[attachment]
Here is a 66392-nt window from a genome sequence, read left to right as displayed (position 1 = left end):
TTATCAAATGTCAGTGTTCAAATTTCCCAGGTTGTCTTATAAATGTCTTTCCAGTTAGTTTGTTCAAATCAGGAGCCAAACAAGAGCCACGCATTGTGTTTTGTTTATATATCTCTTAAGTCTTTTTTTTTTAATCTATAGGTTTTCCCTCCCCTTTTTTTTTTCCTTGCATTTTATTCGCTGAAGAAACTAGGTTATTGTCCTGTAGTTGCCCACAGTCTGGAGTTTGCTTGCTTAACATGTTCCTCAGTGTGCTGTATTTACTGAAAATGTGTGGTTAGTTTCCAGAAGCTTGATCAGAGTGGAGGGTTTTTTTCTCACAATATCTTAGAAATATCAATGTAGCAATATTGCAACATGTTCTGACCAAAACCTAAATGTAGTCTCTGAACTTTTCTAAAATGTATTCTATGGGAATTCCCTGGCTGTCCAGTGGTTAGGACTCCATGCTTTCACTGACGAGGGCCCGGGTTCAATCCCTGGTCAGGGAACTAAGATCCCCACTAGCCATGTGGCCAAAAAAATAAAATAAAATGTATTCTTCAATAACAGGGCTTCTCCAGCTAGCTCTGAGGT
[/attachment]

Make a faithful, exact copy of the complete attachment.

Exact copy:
Here is a 66392-nt window from a genome sequence, read left to right as displayed (position 1 = left end):
TTATCAAATGTCAGTGTTCAAATTTCCCAGGTTGTCTTATAAATGTCTTTCCAGTTAGTTTGTTCAAATCAGGAGCCAAACAAGAGCCACGCATTGTGTTTTGTTTATATATCTCTTAAGTCTTTTTTTTTTAATCTATAGGTTTTCCCTCCCCTTTTTTTTTTCCTTGCATTTTATTCGCTGAAGAAACTAGGTTATTGTCCTGTAGTTGCCCACAGTCTGGAGTTTGCTTGCTTAACATGTTCCTCAGTGTGCTGTATTTACTGAAAATGTGTGGTTAGTTTCCAGAAGCTTGATCAGAGTGGAGGGTTTTTTTCTCACAATATCTTAGAAATATCAATGTAGCAATATTGCAACATGTTCTGACCAAAACCTAAATGTAGTCTCTGAACTTTTCTAAAATGTATTCTATGGGAATTCCCTGGCTGTCCAGTGGTTAGGACTCCATGCTTTCACTGACGAGGGCCCGGGTTCAATCCCTGGTCAGGGAACTAAGATCCCCACTAGCCATGTGGCCAAAAAAATAAAATAAAATGTATTCTTCAATAACAGGGCTTCTCCAGCTAGCTCTGAGGT